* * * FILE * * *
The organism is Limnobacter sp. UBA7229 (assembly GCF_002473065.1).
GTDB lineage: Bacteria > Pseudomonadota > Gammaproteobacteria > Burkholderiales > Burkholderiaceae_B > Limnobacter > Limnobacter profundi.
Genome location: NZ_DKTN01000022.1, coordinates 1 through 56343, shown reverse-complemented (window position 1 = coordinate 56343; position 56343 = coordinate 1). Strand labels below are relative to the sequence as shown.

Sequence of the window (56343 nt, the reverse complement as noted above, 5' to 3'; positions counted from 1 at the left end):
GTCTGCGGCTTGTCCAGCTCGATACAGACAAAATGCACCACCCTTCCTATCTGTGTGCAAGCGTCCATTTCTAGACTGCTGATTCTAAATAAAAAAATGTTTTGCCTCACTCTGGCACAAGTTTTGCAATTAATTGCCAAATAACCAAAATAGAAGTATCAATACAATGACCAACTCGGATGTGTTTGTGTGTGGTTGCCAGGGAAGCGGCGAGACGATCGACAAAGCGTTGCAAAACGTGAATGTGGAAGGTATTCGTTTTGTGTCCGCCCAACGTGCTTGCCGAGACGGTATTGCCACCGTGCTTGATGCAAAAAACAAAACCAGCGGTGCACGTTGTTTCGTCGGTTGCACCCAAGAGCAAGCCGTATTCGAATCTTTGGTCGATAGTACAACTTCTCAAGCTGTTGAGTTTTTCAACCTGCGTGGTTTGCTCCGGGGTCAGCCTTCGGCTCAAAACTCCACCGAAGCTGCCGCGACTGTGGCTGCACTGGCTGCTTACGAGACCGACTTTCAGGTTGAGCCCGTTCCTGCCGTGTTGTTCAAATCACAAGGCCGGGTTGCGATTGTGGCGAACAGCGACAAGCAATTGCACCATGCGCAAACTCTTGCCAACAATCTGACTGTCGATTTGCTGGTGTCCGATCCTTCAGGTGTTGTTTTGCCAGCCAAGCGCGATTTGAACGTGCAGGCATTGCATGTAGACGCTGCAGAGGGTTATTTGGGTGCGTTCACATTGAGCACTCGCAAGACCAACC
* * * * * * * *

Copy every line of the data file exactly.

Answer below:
The organism is Limnobacter sp. UBA7229 (assembly GCF_002473065.1).
GTDB lineage: Bacteria > Pseudomonadota > Gammaproteobacteria > Burkholderiales > Burkholderiaceae_B > Limnobacter > Limnobacter profundi.
Genome location: NZ_DKTN01000022.1, coordinates 1 through 56343, shown reverse-complemented (window position 1 = coordinate 56343; position 56343 = coordinate 1). Strand labels below are relative to the sequence as shown.

Sequence of the window (56343 nt, the reverse complement as noted above, 5' to 3'; positions counted from 1 at the left end):
GTCTGCGGCTTGTCCAGCTCGATACAGACAAAATGCACCACCCTTCCTATCTGTGTGCAAGCGTCCATTTCTAGACTGCTGATTCTAAATAAAAAAATGTTTTGCCTCACTCTGGCACAAGTTTTGCAATTAATTGCCAAATAACCAAAATAGAAGTATCAATACAATGACCAACTCGGATGTGTTTGTGTGTGGTTGCCAGGGAAGCGGCGAGACGATCGACAAAGCGTTGCAAAACGTGAATGTGGAAGGTATTCGTTTTGTGTCCGCCCAACGTGCTTGCCGAGACGGTATTGCCACCGTGCTTGATGCAAAAAACAAAACCAGCGGTGCACGTTGTTTCGTCGGTTGCACCCAAGAGCAAGCCGTATTCGAATCTTTGGTCGATAGTACAACTTCTCAAGCTGTTGAGTTTTTCAACCTGCGTGGTTTGCTCCGGGGTCAGCCTTCGGCTCAAAACTCCACCGAAGCTGCCGCGACTGTGGCTGCACTGGCTGCTTACGAGACCGACTTTCAGGTTGAGCCCGTTCCTGCCGTGTTGTTCAAATCACAAGGCCGGGTTGCGATTGTGGCGAACAGCGACAAGCAATTGCACCATGCGCAAACTCTTGCCAACAATCTGACTGTCGATTTGCTGGTGTCCGATCCTTCAGGTGTTGTTTTGCCAGCCAAGCGCGATTTGAACGTGCAGGCATTGCATGTAGACGCTGCAGAGGGTTATTTGGGTGCGTTCACATTGAGCACTCGCAAGACCAACC